TŁen might you say in raptures meet,
No song was ever half so sweet!
Ah! yes, my Queen ! if once you heard
The Scottish lay from Highland bard,
Then might you say in raptures meet
No song was ever half so sweet.

Queen Mary lighted in the court;
Queen Mary joined the evening's sport;
Yet, though at table all were seen
To wonder at her air and mien,
Though courtiers fawned and ladies sung,
Still in her ear the accents rung, -

Watch thy young bosom and maiden eye ;
For the shower must fall and the floweret die !**


John LINGARD was born in Winchester, England, in the year 1771. He diod in July, 1851. He is the author of an elaborate History of England, from which the following affecting narrative is taken. It may be interesting to know that Dr. Lingard was a clergyman of the same faith with Queen Mary.

* The reference is to her melancholy death, for an account of which, see Exercise XII.



1. In the midst of the great hall of the castle had been raised a scaffold, covered with black serge, and surrounded with a low railing. About seven, the doors were thrown open; the gentlemen of the county entered with their attendants; and Paulet's* guard augmented the number to between one hundred and fifty and two hundred spectators. Before eight, a message was sent to the queen, who replied that she would be ready in halt an hour.

2. At that time, Andrews, the sheriff, entered the oratory, and Mary arose, taking the crucifix from the altar in her right, and carrying her prayer-book in her left hand. Her servants were forbidden to follow; they insisted; but the queen bade them to be content, and turning gave them her blessing. They received it on their knees, some kissing her hands, others her mantle. The door closed; and the burst of lamentation from those within resounded through the hall.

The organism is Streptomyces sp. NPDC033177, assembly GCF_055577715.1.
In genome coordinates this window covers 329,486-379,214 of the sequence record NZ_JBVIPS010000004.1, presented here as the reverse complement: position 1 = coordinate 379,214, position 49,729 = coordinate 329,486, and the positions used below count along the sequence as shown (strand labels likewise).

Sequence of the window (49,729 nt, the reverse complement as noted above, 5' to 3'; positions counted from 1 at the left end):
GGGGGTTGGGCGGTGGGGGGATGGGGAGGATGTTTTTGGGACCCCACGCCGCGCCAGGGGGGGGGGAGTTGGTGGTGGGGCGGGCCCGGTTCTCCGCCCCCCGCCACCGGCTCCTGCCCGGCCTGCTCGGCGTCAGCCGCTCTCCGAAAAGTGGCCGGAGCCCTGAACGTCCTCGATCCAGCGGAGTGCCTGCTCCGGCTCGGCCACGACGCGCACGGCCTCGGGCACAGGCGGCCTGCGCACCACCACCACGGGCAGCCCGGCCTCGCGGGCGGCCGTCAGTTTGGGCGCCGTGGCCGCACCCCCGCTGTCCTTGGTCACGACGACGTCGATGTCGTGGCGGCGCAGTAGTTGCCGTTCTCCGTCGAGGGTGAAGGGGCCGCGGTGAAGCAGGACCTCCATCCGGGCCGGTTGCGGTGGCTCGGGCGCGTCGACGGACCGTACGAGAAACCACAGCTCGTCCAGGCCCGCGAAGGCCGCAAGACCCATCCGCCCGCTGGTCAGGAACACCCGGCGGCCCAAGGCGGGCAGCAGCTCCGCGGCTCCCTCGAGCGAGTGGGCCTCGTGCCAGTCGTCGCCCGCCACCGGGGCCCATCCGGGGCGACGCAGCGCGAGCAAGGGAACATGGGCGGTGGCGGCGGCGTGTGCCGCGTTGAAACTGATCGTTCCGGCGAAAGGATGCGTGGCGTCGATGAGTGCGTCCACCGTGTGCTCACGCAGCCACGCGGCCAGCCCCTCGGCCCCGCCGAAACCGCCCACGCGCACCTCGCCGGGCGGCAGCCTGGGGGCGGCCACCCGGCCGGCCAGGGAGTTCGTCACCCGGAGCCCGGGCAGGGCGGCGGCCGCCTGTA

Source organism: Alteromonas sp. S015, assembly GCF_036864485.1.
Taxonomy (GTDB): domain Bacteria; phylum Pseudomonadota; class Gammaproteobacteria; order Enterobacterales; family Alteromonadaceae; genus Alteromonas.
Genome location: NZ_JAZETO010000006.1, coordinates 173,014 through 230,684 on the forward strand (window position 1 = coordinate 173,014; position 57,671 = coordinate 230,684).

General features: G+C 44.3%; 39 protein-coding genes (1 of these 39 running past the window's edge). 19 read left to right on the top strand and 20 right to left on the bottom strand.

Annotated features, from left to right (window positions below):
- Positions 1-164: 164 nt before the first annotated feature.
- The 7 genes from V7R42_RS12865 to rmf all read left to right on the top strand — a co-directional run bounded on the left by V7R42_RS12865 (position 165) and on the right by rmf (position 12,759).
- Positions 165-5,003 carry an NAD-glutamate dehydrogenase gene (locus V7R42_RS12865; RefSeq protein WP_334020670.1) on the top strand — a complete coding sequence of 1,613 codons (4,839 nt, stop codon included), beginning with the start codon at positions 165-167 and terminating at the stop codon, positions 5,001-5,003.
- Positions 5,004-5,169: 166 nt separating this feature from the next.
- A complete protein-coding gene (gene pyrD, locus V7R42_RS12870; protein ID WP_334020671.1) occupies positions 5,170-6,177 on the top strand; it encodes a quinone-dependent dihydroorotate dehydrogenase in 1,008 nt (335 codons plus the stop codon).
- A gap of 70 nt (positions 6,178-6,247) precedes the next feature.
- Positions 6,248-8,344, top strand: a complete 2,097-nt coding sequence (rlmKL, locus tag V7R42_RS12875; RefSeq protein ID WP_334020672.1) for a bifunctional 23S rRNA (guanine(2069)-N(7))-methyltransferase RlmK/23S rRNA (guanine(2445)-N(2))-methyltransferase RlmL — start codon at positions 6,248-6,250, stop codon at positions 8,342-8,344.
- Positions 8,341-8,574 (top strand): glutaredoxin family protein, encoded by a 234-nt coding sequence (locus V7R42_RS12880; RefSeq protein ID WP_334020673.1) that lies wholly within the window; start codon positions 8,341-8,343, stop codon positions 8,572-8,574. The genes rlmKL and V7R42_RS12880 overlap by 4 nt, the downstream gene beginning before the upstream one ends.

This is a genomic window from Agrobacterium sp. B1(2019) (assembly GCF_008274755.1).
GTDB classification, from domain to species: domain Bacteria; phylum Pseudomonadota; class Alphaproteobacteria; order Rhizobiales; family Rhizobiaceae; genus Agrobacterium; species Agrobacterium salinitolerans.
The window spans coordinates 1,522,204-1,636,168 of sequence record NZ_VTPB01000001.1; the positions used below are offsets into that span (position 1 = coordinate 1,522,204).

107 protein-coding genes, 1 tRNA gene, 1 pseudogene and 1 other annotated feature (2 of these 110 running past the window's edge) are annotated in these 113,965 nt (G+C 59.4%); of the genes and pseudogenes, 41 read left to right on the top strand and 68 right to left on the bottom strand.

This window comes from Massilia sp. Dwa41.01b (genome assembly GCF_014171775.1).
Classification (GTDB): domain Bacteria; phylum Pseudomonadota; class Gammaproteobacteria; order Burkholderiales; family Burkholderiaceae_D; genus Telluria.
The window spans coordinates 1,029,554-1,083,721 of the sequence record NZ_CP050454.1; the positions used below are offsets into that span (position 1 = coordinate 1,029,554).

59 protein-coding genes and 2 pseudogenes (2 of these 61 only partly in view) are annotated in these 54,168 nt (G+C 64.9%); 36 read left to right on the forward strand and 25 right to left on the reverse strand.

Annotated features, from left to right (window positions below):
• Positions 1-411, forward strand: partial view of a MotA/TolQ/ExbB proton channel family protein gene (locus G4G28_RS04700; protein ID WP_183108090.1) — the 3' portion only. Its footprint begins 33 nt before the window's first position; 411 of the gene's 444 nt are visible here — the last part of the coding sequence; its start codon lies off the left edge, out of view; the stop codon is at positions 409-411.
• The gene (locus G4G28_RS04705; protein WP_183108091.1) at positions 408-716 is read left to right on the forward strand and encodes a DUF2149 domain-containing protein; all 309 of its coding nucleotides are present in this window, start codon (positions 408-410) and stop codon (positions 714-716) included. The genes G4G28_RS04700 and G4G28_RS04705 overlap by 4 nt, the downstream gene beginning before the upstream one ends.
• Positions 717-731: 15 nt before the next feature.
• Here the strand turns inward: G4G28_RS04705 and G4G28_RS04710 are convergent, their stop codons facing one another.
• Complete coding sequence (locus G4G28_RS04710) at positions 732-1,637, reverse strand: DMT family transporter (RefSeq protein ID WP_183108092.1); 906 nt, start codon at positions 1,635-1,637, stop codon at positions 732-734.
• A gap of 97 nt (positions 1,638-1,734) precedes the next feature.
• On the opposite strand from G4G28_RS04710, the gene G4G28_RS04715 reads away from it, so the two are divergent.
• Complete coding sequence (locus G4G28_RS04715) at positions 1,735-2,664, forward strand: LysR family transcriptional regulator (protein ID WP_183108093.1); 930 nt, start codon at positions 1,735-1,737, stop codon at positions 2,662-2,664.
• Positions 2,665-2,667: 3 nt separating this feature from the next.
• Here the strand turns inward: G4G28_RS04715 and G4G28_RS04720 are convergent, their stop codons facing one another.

3. Mary was now joined by the earl and her keepers, and descending the staircase, found at the foot Melville, the steward of her household, who, for several weeks, had been excluded from her presence. This old and faithful servant threw himself on his knees, and wringing his hands exclaimed, -"Ah, madam, unhappy me! was ever a man on earth the bearer of such sorrow as I shall be, when I report that my good and gracious queen and mistress was beheaded in England !"

4. Here his grief impeded his utterance; and Mary replied : “Good Melville, cease to lament; thou hast rather cause to joy than

mourn; for thou shalt see the end of Mary Stuart's troubles. Know that this world is but vanity, subject to more sorrow than an ocean of tears can bewail. But I pray thee, report that I die a true woman to my religion, to Scotland, and to France,